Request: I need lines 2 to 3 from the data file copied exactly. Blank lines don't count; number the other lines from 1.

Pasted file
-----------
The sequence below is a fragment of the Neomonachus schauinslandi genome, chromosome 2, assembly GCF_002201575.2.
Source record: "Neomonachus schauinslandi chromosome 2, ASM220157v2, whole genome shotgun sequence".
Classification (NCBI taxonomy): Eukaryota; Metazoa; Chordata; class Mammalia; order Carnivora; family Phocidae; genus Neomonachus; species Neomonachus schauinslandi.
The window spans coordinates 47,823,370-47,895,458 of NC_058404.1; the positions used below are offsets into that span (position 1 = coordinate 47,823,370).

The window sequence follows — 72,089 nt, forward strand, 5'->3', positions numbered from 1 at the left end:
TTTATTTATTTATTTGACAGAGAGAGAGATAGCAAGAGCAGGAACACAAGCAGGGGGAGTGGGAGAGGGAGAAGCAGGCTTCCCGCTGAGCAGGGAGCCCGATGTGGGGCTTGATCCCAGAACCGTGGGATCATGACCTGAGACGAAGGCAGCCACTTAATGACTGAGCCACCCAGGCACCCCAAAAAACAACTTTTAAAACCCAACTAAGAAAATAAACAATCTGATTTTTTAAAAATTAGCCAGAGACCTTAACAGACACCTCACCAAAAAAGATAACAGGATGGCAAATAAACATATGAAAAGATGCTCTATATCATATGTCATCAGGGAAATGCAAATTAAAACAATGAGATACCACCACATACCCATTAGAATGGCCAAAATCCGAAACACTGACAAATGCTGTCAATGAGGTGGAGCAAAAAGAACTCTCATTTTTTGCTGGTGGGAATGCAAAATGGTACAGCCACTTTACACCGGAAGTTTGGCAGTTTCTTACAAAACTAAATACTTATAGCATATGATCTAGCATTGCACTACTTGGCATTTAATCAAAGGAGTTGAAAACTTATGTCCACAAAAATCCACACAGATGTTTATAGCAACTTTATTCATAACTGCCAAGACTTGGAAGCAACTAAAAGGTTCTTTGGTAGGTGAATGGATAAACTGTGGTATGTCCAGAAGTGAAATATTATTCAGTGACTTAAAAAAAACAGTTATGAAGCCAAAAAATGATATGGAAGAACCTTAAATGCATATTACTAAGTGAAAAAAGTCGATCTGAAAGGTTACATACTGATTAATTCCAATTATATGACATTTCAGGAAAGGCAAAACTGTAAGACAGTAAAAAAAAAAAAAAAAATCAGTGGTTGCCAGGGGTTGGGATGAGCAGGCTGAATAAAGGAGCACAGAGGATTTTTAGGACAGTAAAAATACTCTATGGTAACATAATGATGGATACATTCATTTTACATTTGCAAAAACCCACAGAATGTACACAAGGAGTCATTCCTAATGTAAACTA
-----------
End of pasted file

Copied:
Source record: "Neomonachus schauinslandi chromosome 2, ASM220157v2, whole genome shotgun sequence".
Classification (NCBI taxonomy): Eukaryota; Metazoa; Chordata; class Mammalia; order Carnivora; family Phocidae; genus Neomonachus; species Neomonachus schauinslandi.